As we walked through Building 9 I was so excited when I realized that since 1980, every NASA astronaut has walked in this building. Building 9 is the home of the Space Vehicle Mockup Facility at NASA Johnson Space Center.
Astronauts train within this full-size classroom in the heart of NASA Johnson Space Center. Since its inception in 1975, the astronaut training facility has supported NASA’s missions.
There have been several types of mockups within the facility. They functionally train astronauts and engineers for space missions and life on the International Space Station This it where the astronauts trained to go into space when the Shuttle program was active.
When the shuttle program ended some of the modules were transferred to museums. This one crew-compartment trainer remains and we got to go inside to experience it all. On the first floor is the living area. And up above is the flight control area.
Every inch of space is used on the shuttle. This photo shows some of the compartments. On the right is the kitchen area.
Below is the bathroom. There is not much privacy when you are on a space shuttle. When it is time to sleep they have beds that look like sleeping bags that they strap to the walls.
The building is home to exploration rover prototypes and other robotics projects such as Valkyrie, NASA’s next generation of humanoid robot also known as R5. International Space Station modules help astronauts become familiarized with the space station in preparation for their mission.
Although equipment in Building 9 may change, the goal of the training facility has remained the same. It houses almost 200 training courses to help astronauts become familiar with the spacecraft. Their goal is to learn its various systems and prepare for emergencies that may occur during a mission. They said at NASA their goal is to Fail on the Ground!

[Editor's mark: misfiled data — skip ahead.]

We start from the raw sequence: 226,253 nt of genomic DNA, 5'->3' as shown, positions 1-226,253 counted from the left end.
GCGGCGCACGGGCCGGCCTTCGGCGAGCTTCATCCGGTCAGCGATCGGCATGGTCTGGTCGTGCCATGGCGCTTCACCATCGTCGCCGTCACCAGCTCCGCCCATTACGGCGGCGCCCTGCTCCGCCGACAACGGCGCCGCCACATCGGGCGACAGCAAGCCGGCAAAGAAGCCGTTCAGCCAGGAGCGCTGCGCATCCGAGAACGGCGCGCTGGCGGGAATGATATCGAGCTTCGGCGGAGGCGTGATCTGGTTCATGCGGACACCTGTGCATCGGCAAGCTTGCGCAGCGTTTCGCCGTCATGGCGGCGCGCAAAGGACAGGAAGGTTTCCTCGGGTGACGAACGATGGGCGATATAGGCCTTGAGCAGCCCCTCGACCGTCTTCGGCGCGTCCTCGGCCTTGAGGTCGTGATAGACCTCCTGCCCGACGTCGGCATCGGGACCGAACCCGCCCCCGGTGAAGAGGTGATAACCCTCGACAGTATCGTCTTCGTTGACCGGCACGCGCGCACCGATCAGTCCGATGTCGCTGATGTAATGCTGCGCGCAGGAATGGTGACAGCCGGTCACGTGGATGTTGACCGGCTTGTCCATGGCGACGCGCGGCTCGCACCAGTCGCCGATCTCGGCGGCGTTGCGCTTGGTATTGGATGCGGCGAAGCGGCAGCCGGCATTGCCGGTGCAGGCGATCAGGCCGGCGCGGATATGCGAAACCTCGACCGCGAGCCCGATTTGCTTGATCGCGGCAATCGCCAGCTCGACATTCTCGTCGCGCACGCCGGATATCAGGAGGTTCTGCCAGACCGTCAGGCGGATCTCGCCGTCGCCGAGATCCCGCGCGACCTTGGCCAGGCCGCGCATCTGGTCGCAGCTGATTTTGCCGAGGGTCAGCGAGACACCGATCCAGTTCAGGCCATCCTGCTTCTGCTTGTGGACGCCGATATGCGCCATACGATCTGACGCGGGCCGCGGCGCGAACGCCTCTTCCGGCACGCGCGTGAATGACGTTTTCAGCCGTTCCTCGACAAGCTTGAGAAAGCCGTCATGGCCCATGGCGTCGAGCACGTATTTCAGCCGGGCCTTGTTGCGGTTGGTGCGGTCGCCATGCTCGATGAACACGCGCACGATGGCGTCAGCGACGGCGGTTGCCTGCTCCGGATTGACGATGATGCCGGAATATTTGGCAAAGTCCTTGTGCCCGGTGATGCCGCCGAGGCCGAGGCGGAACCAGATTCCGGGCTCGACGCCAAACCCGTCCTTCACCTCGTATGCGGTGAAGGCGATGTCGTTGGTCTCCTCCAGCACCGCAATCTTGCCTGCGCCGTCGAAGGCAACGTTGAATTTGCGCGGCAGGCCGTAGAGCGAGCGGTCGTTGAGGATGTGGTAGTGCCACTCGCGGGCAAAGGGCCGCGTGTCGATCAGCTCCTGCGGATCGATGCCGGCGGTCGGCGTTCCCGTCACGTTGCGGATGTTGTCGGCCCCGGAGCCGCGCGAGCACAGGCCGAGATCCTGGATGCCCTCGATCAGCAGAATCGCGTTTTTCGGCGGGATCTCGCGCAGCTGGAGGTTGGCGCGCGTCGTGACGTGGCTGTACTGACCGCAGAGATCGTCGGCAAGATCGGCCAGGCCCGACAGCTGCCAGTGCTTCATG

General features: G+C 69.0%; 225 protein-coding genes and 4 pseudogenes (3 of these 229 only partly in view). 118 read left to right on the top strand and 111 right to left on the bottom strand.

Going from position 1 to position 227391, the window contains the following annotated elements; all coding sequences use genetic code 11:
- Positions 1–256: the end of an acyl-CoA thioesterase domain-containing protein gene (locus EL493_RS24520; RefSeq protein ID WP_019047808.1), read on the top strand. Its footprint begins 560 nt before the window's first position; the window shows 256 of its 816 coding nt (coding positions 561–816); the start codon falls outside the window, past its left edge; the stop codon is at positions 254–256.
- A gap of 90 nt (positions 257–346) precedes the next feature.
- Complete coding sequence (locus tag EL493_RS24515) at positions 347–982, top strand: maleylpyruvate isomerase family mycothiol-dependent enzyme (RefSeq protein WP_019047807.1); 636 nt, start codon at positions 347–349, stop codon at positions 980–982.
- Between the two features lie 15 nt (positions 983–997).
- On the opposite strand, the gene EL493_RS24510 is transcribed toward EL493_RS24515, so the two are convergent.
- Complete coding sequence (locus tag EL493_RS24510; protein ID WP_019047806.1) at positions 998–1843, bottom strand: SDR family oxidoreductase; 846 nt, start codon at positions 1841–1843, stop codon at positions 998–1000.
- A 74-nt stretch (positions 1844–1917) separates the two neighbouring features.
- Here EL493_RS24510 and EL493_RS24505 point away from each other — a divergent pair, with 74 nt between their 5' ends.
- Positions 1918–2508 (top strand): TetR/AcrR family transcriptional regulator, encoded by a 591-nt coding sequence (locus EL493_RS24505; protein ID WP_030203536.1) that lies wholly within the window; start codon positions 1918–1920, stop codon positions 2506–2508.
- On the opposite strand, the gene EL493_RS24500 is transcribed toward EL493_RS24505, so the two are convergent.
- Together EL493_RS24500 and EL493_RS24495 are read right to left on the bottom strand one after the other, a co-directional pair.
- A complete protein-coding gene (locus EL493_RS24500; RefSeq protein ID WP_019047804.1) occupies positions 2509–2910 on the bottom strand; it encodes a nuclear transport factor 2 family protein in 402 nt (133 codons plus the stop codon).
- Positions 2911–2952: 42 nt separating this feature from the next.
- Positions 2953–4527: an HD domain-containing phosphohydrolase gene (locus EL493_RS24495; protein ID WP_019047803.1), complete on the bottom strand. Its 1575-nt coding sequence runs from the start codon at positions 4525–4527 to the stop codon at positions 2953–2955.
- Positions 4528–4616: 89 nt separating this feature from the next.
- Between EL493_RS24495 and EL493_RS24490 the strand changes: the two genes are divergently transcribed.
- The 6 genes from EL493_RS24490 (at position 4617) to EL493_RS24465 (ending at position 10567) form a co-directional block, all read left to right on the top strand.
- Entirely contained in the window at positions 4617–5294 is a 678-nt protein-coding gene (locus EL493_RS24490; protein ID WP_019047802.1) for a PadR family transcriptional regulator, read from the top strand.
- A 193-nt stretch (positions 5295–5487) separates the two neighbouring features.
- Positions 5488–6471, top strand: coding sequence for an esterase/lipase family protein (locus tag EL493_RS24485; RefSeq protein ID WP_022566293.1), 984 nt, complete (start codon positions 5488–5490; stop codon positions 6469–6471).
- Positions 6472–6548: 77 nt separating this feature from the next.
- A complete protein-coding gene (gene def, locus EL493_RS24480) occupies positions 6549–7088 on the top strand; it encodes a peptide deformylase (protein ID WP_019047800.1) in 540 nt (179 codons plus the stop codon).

The astronaut training facility has become the central hub for resolving issues during missions. If a problem were to occur aboard the ISS, JSC officials would come to the facility to work through the situation with engineers, then relay the step-by-step process to the astronauts in orbit.
Note if you go on the Astronaut Training Facility Tour you will walk an elevated path through the Space Vehicle Mockup Facility and not down below like we go to go.
Rocket Park is home to one of only three Saturn V rockets on display in the world. The rocket is the only one assembled with all flight-certified hardware. To me learning about the funding of NASA was extremely interesting. Congress and the President determine not only the funding, but also the projects that NASA will work on. This comes with its own set of challenges. For example this rocket was ready to go into space until the funding for the program was cut and now there are three rockets around the country that are just for show.
Pin for Later: NASA Space Center Houston